Administrators recognized that schools as environments were not insulated, many factors that affect behaviour within the school environment reside outside of that space. Mass media campaigns and civil society organization advocacy were noted to have positive effects on internal nutrition programmes within schools while negative models of unhealthy food consumption seen in the home and school environment threaten to negate sustained healthy student behaviour. Our findings of a need for intense collaboration among the actors within the school inner setting as well as between those in the inner and outer setting is in keeping with Latin American experiences which revealed through policy analysis that inter-sectoral partnerships and evidenced based advocacy by civil society were critical to successful childhood obesity policy implementation [21].

Addressing perceptions, in particular that a mandatory school nutrition policy will be economically burdensome, must be a priority [20]. School subventions from government are also perceived as insufficient and in need of supplementation. Schools’ internal programming has been frustrated by competition between the authorized food providers and itinerant vendors, leading to a return to the sale of unhealthy food.

Implications for development of the MSNP

  1. 1.

    Given the resource limitations identified in the inner setting of the school, nutritionists from organizations of the outer setting will be needed to strengthen the content of the currently weak guidelines.

  2. 2.

    The development of a committee to advise on and monitor the strength of the language of the proposed MSNP has been used in other countries and is highly recommended given the findings of the documentary analysis and the fact that strength of the policy is a significant factor in successful policy implementation [27, 28].

  3. 3.

    Implementation must proceed on a whole-of-society approach (outer setting) not only at the school level. Gains made in the schools can easily be erased once students leave this inner setting, unless the rest of their environment is supportive.

  4. 4.

    Macro-level leadership (e.g. Ministry of Education) is highly recommended for the intended MSNP [23].

  5. 5.

    Civil society and faith-based organizations appear willing to support implementation of health school initiatives and should be engaged in the development, implementation and evaluation of the policy.

  6. 6.

    There is need for a licensing system for vendors to better regulate the food environment in and around schools. This would also provide the opportunity to more fully engage the vendors as stakeholders in order to build buy-in for the policy.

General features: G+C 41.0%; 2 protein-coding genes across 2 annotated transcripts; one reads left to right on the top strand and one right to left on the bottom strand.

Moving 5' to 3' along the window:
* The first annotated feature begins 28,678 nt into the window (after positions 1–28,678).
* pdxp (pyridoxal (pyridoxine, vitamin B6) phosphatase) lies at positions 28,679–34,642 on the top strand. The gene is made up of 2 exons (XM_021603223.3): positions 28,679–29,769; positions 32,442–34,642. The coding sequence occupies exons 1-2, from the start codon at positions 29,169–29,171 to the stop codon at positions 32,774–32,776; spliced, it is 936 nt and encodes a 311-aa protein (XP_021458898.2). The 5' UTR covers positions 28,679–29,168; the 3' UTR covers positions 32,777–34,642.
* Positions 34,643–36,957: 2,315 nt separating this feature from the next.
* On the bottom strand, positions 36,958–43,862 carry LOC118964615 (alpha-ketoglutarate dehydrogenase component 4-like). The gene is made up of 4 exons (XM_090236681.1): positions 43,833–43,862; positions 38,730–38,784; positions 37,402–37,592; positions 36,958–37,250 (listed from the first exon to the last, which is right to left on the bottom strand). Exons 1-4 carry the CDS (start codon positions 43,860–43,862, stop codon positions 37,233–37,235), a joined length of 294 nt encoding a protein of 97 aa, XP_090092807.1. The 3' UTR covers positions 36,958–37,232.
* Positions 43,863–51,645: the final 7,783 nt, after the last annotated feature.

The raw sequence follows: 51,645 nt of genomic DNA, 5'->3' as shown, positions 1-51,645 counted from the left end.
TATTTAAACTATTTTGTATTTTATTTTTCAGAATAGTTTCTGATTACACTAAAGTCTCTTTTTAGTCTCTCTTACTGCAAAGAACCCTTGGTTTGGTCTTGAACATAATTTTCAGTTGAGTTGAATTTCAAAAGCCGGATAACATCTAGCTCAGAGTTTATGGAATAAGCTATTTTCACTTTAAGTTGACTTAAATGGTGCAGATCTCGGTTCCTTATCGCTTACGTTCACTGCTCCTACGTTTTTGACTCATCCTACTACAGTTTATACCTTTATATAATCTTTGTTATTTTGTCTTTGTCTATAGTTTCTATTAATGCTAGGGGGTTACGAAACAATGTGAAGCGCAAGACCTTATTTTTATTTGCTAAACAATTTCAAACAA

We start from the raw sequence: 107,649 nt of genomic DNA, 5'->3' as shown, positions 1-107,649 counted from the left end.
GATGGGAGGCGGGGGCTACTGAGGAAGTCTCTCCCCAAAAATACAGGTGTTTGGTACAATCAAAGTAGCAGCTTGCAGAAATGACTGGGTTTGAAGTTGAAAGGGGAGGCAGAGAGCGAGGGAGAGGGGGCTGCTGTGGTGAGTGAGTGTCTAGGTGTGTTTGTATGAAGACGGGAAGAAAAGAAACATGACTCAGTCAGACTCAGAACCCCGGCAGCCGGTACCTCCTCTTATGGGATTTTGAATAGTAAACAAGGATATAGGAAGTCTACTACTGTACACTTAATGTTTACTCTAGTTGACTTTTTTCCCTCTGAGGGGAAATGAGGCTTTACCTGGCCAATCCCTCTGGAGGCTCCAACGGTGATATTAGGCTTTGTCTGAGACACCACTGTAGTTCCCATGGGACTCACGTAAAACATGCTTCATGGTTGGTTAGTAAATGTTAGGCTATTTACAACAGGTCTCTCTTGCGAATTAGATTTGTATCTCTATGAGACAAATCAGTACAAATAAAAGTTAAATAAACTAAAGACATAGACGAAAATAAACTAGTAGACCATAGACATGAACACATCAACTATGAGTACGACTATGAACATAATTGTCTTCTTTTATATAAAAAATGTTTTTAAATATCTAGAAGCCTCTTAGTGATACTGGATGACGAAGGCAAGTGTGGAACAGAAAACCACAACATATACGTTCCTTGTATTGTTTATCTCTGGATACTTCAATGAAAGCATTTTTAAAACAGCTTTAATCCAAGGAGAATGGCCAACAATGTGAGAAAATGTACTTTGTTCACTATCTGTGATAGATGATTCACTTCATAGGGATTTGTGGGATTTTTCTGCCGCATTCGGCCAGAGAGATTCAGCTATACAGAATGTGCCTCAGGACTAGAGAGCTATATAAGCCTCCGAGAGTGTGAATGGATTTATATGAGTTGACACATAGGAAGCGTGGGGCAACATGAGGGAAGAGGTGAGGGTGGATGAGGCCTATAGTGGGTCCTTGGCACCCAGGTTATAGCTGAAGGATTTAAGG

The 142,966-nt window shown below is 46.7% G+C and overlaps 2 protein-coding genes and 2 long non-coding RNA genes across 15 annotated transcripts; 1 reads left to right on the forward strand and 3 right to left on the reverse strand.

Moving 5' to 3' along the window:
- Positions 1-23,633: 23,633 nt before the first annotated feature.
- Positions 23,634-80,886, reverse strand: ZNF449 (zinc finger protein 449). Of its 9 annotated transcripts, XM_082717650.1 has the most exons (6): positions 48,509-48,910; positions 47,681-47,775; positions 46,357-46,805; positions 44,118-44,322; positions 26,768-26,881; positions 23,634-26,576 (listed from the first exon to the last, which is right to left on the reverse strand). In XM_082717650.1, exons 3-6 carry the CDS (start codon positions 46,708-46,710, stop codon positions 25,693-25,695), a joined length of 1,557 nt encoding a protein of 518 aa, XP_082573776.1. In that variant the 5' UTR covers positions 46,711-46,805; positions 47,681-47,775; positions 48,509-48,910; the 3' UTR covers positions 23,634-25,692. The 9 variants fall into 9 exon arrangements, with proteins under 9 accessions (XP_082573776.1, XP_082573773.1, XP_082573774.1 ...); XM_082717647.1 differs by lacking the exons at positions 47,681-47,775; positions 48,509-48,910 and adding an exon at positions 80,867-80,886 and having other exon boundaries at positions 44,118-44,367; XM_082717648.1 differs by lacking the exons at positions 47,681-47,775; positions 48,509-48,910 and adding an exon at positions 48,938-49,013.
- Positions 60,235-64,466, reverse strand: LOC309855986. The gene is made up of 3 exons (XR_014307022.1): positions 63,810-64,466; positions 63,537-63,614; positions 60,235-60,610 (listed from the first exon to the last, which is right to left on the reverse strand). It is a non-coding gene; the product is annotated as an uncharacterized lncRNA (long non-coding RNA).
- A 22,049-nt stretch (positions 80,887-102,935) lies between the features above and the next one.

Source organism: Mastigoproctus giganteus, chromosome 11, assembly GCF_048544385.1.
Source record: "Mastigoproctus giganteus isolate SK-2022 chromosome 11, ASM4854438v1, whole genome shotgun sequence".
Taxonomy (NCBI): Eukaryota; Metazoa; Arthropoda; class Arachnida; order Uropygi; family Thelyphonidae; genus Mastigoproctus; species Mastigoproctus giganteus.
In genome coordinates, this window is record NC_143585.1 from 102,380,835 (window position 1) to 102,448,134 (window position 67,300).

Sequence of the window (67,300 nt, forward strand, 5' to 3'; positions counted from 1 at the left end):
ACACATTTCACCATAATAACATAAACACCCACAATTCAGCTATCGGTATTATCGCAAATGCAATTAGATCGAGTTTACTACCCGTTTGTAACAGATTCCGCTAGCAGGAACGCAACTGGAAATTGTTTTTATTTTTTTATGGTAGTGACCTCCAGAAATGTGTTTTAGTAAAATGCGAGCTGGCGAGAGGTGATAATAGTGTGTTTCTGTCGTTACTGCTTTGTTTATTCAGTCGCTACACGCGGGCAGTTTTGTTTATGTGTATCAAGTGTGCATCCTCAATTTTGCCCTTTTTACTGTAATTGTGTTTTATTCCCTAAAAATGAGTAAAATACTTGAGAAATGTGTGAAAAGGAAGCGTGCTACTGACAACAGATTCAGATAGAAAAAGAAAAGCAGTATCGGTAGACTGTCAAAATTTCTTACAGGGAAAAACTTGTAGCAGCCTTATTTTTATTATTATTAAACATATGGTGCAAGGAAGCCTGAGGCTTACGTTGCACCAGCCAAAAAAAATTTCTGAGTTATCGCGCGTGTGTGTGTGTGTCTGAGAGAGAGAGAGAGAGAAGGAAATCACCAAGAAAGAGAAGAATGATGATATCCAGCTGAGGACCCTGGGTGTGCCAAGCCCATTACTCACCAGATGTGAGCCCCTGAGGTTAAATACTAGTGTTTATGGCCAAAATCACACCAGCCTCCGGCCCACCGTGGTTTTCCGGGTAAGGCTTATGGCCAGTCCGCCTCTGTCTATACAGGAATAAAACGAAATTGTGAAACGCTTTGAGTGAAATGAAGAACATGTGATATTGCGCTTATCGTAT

Strengths and limitations

This study provided an in-depth focus on school administrators providing opportunity to truly understand the key issues of implementers. In using these voices, we provide strong representation for the school administrators whose leadership is key to implementation of the policy, and provide a foundation on which broader stakeholder engagement can now be built to gain wider perspectives on school policy implementation.

Our in-depth scrutiny of official policy documents guided by a well-used policy questionnaire is a strength which allows for standardization and international comparison in investigating this policy process. We chose the CFIR framework because our focus is on informing the implementation of the policy because it provided a broad scope from which to examine potential implementation issues. Several of the other frameworks focus on evaluation and were not as well suited for studying/informing the pre-implementation phase.

The lead author (NS) is a medical doctor and advocate for the implementation of the nutrition policy and thus care was taken in analysis meetings to consider that this author was more likely to highlight themes that facilitate implementation rather than highlight the barriers. The double coding of all transcripts, as well as use of multiple analysts including those external to the island, helped to negate the effect of this potential interaction.


We present relationships between the inner and outer settings of the school environment that may affect the implementation of a school nutrition policy. Our findings have broad implications for improving the implementation of school nutrition policies using deterministic implementation frameworks like CFIR. This study provides rationale for government-led school nutrition policies with input from multiple ministries within government. Civil society organizations including faith-based organizations were also perceived as critical in this limited resource setting.